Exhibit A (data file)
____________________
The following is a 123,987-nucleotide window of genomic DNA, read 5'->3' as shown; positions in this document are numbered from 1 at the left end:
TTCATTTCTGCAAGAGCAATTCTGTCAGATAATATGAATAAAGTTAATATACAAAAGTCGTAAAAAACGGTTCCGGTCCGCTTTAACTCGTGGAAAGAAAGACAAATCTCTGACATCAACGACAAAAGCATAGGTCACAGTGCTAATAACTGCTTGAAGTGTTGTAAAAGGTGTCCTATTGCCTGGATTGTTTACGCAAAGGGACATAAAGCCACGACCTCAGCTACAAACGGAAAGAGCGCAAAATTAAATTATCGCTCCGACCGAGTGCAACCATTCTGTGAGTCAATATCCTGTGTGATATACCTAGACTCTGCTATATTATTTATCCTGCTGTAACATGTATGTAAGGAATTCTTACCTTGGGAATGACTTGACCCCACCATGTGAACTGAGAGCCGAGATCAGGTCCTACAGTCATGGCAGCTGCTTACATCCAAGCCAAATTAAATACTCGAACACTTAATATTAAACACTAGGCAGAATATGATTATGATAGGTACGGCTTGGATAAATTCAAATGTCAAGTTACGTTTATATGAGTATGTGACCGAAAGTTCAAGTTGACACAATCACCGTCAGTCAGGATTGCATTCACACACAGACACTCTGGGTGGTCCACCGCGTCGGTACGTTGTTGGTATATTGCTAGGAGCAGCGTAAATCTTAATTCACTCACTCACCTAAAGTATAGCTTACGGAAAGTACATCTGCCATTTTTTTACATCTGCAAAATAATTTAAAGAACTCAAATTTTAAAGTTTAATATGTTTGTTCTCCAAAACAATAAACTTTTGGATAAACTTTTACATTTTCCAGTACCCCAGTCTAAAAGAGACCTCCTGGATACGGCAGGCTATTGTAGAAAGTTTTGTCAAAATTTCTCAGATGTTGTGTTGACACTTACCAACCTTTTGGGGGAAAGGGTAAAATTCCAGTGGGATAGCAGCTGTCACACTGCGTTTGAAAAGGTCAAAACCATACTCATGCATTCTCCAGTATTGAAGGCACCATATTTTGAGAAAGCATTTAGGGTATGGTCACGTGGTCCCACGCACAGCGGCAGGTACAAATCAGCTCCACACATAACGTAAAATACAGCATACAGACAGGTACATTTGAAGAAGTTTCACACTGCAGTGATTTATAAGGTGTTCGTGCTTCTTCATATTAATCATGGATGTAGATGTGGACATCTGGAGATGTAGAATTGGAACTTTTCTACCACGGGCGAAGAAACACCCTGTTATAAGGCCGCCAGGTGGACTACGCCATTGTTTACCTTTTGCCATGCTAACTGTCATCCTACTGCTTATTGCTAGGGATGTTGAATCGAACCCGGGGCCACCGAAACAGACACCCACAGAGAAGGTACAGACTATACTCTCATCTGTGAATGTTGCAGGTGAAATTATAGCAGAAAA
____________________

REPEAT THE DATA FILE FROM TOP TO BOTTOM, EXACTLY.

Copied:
The following is a 123,987-nucleotide window of genomic DNA, read 5'->3' as shown; positions in this document are numbered from 1 at the left end:
TTCATTTCTGCAAGAGCAATTCTGTCAGATAATATGAATAAAGTTAATATACAAAAGTCGTAAAAAACGGTTCCGGTCCGCTTTAACTCGTGGAAAGAAAGACAAATCTCTGACATCAACGACAAAAGCATAGGTCACAGTGCTAATAACTGCTTGAAGTGTTGTAAAAGGTGTCCTATTGCCTGGATTGTTTACGCAAAGGGACATAAAGCCACGACCTCAGCTACAAACGGAAAGAGCGCAAAATTAAATTATCGCTCCGACCGAGTGCAACCATTCTGTGAGTCAATATCCTGTGTGATATACCTAGACTCTGCTATATTATTTATCCTGCTGTAACATGTATGTAAGGAATTCTTACCTTGGGAATGACTTGACCCCACCATGTGAACTGAGAGCCGAGATCAGGTCCTACAGTCATGGCAGCTGCTTACATCCAAGCCAAATTAAATACTCGAACACTTAATATTAAACACTAGGCAGAATATGATTATGATAGGTACGGCTTGGATAAATTCAAATGTCAAGTTACGTTTATATGAGTATGTGACCGAAAGTTCAAGTTGACACAATCACCGTCAGTCAGGATTGCATTCACACACAGACACTCTGGGTGGTCCACCGCGTCGGTACGTTGTTGGTATATTGCTAGGAGCAGCGTAAATCTTAATTCACTCACTCACCTAAAGTATAGCTTACGGAAAGTACATCTGCCATTTTTTTACATCTGCAAAATAATTTAAAGAACTCAAATTTTAAAGTTTAATATGTTTGTTCTCCAAAACAATAAACTTTTGGATAAACTTTTACATTTTCCAGTACCCCAGTCTAAAAGAGACCTCCTGGATACGGCAGGCTATTGTAGAAAGTTTTGTCAAAATTTCTCAGATGTTGTGTTGACACTTACCAACCTTTTGGGGGAAAGGGTAAAATTCCAGTGGGATAGCAGCTGTCACACTGCGTTTGAAAAGGTCAAAACCATACTCATGCATTCTCCAGTATTGAAGGCACCATATTTTGAGAAAGCATTTAGGGTATGGTCACGTGGTCCCACGCACAGCGGCAGGTACAAATCAGCTCCACACATAACGTAAAATACAGCATACAGACAGGTACATTTGAAGAAGTTTCACACTGCAGTGATTTATAAGGTGTTCGTGCTTCTTCATATTAATCATGGATGTAGATGTGGACATCTGGAGATGTAGAATTGGAACTTTTCTACCACGGGCGAAGAAACACCCTGTTATAAGGCCGCCAGGTGGACTACGCCATTGTTTACCTTTTGCCATGCTAACTGTCATCCTACTGCTTATTGCTAGGGATGTTGAATCGAACCCGGGGCCACCGAAACAGACACCCACAGAGAAGGTACAGACTATACTCTCATCTGTGAATGTTGCAGGTGAAATTATAGCAGAAAA